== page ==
By the time you read this, we will have heard the result of the Bank of England's August interest rate deliberations and the betting is on no change. Indeed, I believe the base rate may be in for another relatively long period of stability. This will inevitably lead to a wringing of hands among personal finance journalists as they will not be able to recycle one of their longest repeat pieces.
The press's constant criticism of how banks and building societies respond to interest rate movements fails to recognise that these are commercial organisations and the opportunity of changes in supply prices to either shift margins or make windfall gains is simply good business practice. Exactly the same happens in the oil market and, indeed, in most commodity markets.
In some ways, we should be grateful for the windfall gains as they enable lenders to operate at lower standard margins because they receive this occasional boost to profitability. Indeed, many lenders take into account the expected frequency of such gains when resetting their rates following base rate shifts. This has been evident in the time taken to announce new rates in response to two recent unexpected cuts in base rate. The beauty of it is that they can profit whichever way the rate moves.
Despite the best efforts of the press, the customer is unlikely to remortgage if the lender delays passing on an increase for six weeks. There are far greater incentives to move than this and the lenders are aware of it.
Clearly, those who abuse the system will suffer ultimately, particularly in the intermediary market, yet I see little market share won by the early movers such as The One Account or Direct Line attributable to their faster response. A number of the early movers have Liboror base rate-linked products, in any event.
The increasing reliance on wholesale funding does itself put pressures on lenders to respond more quickly in an upward interest rate move and I expect this trend to continue as securitisation of all mortgage classes advances. It all depends on when the average interest reset on their securitised book happens in relation to the timing of the base rate shift.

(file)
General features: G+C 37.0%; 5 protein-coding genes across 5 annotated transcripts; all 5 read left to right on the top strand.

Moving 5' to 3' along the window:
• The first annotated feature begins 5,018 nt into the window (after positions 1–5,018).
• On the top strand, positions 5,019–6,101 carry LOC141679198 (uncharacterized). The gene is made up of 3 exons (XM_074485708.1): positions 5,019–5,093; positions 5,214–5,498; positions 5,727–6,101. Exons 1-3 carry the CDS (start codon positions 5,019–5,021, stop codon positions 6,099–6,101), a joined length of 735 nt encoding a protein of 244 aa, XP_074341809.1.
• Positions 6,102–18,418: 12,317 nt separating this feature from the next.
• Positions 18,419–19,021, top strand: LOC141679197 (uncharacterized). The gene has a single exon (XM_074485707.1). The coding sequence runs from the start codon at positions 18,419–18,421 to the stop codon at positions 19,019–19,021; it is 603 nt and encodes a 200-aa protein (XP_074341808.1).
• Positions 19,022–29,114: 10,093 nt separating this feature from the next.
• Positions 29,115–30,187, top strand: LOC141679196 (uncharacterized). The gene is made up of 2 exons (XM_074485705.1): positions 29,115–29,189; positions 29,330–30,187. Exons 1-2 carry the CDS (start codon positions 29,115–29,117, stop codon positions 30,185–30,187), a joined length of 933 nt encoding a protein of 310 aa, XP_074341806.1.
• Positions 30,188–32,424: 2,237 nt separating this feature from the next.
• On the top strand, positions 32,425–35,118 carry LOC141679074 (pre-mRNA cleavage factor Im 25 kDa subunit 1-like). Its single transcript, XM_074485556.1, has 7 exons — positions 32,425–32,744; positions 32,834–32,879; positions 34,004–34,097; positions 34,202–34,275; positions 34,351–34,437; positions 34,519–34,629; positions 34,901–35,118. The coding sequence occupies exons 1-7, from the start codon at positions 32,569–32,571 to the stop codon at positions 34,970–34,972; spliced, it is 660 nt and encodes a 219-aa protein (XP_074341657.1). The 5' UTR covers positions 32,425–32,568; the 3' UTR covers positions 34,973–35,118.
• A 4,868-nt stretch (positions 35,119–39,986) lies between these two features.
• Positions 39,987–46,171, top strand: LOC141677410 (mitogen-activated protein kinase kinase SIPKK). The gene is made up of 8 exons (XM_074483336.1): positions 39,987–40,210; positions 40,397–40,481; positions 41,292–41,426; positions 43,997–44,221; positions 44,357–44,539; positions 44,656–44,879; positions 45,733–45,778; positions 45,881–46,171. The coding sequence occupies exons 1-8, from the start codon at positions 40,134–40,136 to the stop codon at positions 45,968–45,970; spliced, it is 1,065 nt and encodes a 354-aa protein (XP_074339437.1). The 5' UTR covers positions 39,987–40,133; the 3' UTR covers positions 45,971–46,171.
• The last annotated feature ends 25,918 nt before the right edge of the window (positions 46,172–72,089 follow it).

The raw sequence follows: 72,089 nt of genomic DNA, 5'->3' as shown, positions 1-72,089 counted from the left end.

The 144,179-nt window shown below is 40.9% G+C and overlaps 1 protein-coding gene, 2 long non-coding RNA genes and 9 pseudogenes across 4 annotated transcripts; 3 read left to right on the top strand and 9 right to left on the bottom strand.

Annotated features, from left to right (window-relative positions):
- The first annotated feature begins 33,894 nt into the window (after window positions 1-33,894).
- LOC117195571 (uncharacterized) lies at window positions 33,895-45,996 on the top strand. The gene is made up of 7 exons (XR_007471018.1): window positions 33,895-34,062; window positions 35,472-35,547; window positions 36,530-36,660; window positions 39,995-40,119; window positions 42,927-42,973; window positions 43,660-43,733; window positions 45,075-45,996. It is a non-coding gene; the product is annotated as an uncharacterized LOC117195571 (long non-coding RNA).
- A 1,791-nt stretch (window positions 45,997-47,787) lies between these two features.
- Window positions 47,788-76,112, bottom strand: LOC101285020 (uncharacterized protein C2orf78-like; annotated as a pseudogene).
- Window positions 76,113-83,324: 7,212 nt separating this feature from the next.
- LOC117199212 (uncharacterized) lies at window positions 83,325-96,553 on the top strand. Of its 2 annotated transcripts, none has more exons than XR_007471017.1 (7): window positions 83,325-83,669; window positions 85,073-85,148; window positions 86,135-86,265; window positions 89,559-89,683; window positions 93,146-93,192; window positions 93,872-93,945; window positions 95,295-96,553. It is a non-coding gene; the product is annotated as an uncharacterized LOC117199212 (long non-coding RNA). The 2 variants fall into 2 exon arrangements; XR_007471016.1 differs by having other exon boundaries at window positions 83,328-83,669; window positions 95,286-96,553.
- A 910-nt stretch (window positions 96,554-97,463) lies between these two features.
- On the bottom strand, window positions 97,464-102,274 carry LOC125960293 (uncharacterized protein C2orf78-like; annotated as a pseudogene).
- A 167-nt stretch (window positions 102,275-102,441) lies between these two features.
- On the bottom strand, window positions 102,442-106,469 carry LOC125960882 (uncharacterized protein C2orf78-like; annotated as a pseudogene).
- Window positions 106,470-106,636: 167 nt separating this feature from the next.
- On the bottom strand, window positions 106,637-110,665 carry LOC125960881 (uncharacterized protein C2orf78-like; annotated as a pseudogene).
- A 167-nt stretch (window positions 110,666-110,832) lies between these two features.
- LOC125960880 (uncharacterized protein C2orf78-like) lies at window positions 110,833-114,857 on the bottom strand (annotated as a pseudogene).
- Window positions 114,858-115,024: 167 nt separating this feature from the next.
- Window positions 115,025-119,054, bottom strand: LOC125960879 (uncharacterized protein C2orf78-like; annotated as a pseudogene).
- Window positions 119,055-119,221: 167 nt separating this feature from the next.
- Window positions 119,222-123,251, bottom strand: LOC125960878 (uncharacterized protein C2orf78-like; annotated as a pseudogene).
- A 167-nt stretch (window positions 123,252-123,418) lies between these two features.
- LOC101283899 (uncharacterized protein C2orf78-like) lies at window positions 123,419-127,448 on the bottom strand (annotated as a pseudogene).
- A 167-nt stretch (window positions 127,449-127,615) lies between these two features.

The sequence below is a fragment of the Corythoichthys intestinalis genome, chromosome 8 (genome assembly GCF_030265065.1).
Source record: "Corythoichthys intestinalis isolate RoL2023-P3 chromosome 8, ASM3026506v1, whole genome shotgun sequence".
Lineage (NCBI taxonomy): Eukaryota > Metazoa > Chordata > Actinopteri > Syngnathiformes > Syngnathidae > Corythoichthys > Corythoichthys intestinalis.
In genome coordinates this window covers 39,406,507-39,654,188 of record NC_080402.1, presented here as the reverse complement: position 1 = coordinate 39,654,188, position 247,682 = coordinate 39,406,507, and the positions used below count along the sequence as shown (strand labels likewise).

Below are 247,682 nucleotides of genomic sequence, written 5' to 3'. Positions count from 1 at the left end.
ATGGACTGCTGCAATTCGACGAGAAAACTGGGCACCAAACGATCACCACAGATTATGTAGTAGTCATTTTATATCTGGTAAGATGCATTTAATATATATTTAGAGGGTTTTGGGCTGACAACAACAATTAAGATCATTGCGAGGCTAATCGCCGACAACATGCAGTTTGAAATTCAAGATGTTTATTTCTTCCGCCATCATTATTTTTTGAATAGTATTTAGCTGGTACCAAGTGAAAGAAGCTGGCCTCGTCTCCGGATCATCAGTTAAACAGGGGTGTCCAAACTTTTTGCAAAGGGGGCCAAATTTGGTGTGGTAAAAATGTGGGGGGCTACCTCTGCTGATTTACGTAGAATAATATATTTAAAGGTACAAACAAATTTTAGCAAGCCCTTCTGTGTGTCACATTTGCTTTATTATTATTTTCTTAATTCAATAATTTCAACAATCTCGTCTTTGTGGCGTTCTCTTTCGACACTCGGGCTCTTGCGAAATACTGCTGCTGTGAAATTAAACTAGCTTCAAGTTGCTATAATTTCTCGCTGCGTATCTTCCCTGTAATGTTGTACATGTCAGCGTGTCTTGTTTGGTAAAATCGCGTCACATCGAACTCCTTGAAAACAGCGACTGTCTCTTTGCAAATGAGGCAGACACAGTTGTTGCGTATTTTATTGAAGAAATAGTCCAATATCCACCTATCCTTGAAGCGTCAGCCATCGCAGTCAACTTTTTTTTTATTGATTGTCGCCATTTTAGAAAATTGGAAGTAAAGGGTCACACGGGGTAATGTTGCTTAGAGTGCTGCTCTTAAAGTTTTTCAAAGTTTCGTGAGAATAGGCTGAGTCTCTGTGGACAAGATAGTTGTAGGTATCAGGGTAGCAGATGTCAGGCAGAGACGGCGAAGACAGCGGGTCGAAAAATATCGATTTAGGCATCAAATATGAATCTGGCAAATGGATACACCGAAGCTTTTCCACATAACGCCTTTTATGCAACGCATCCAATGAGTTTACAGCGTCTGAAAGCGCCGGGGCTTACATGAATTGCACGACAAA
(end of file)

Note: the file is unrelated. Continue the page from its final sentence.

In some ways, the more relevant concern is the margin shifts that are occurring. The major mortgage lenders' results demonstrate that they are increasing their net interest margin quite effectively on the back of pricing shifts following moves in the base rate. We are as an industry in relatively uncharted waters here as we have probably never such a low interest rate environment combined with a fiercely competitive price-led market for both mortgages and deposits.
Traditionally, as interest rates decrease, lenders look to make more margin on the mortgage book as their ability to drop deposit rates and lower their average funding costs declines. With depositors now receiving trivial returns, the moral pressure not to lower mortgage rates and maintain deposit rates is very strong. However, lenders cannot afford this stance, simply because of competitive new business pressures. This has several deeply worrying consequences.
First and foremost are the diminishing returns that pensioners, particularly, receive on their savings. Of more long-term concern is that it is clear that the ever-cheapening cost of mortgages is now maintaining, if not positively fuelling, ongoing consumer spending rather than impacting on the housing market. I sense that this, rather than any risk of a crash in house prices, is causing the Treasury and the Bank of England concern and so it should. With an increasing trend toward interest-only mortgages, even a small hike in interest rates could lead to a dramatic percentage increase in borrowing costs and trigger a massive consumer slowdown.
The solution for the intermediary is to strongly recommend products that revert to a base rate-tracking structure. There has been a notable trend in this direction in the last year, particularly among exclusives marketed by the bigger intermediaries. Sadly, a number of these only track for around five years before reverting to a normal variable. There is an added downside that the headline rate is less attractive since the lender's earn-out is at a lower margin. Why should any of this matter while the market remains competitive and the opportunity to remortgage appears as soon as the fixed or discount period ends?
Mark Chilton is an independent mortgage consultant